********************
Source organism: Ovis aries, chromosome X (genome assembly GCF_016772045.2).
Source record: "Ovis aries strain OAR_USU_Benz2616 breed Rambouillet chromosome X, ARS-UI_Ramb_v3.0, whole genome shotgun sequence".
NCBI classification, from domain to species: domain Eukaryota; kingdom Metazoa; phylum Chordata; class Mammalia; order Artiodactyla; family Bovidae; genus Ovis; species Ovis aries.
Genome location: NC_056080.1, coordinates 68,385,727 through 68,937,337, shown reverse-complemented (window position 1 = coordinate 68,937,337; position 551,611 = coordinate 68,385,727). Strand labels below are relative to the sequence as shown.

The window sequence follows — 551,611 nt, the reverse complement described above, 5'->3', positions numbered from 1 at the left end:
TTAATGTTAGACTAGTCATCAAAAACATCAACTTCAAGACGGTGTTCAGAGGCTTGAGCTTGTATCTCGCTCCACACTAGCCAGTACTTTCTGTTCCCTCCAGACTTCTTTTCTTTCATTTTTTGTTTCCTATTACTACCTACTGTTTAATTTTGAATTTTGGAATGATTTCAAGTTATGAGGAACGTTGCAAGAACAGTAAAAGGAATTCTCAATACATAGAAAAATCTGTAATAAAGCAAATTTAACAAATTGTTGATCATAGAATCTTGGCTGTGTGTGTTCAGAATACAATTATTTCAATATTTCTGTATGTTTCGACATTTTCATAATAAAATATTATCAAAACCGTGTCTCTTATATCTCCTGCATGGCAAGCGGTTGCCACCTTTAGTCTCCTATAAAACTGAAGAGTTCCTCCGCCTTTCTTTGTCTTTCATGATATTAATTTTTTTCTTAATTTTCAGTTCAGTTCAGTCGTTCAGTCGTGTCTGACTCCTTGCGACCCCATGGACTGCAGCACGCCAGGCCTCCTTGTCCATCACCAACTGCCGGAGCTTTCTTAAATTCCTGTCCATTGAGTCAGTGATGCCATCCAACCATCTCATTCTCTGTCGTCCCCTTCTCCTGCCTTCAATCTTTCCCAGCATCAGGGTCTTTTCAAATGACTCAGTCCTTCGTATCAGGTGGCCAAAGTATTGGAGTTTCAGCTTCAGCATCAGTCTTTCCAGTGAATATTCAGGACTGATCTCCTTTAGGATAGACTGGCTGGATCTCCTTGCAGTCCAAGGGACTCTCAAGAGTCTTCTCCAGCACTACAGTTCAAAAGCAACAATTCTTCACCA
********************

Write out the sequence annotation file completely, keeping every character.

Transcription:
Source organism: Ovis aries, chromosome X (genome assembly GCF_016772045.2).
Source record: "Ovis aries strain OAR_USU_Benz2616 breed Rambouillet chromosome X, ARS-UI_Ramb_v3.0, whole genome shotgun sequence".
NCBI classification, from domain to species: domain Eukaryota; kingdom Metazoa; phylum Chordata; class Mammalia; order Artiodactyla; family Bovidae; genus Ovis; species Ovis aries.
Genome location: NC_056080.1, coordinates 68,385,727 through 68,937,337, shown reverse-complemented (window position 1 = coordinate 68,937,337; position 551,611 = coordinate 68,385,727). Strand labels below are relative to the sequence as shown.

The window sequence follows — 551,611 nt, the reverse complement described above, 5'->3', positions numbered from 1 at the left end:
TTAATGTTAGACTAGTCATCAAAAACATCAACTTCAAGACGGTGTTCAGAGGCTTGAGCTTGTATCTCGCTCCACACTAGCCAGTACTTTCTGTTCCCTCCAGACTTCTTTTCTTTCATTTTTTGTTTCCTATTACTACCTACTGTTTAATTTTGAATTTTGGAATGATTTCAAGTTATGAGGAACGTTGCAAGAACAGTAAAAGGAATTCTCAATACATAGAAAAATCTGTAATAAAGCAAATTTAACAAATTGTTGATCATAGAATCTTGGCTGTGTGTGTTCAGAATACAATTATTTCAATATTTCTGTATGTTTCGACATTTTCATAATAAAATATTATCAAAACCGTGTCTCTTATATCTCCTGCATGGCAAGCGGTTGCCACCTTTAGTCTCCTATAAAACTGAAGAGTTCCTCCGCCTTTCTTTGTCTTTCATGATATTAATTTTTTTCTTAATTTTCAGTTCAGTTCAGTCGTTCAGTCGTGTCTGACTCCTTGCGACCCCATGGACTGCAGCACGCCAGGCCTCCTTGTCCATCACCAACTGCCGGAGCTTTCTTAAATTCCTGTCCATTGAGTCAGTGATGCCATCCAACCATCTCATTCTCTGTCGTCCCCTTCTCCTGCCTTCAATCTTTCCCAGCATCAGGGTCTTTTCAAATGACTCAGTCCTTCGTATCAGGTGGCCAAAGTATTGGAGTTTCAGCTTCAGCATCAGTCTTTCCAGTGAATATTCAGGACTGATCTCCTTTAGGATAGACTGGCTGGATCTCCTTGCAGTCCAAGGGACTCTCAAGAGTCTTCTCCAGCACTACAGTTCAAAAGCAACAATTCTTCACCA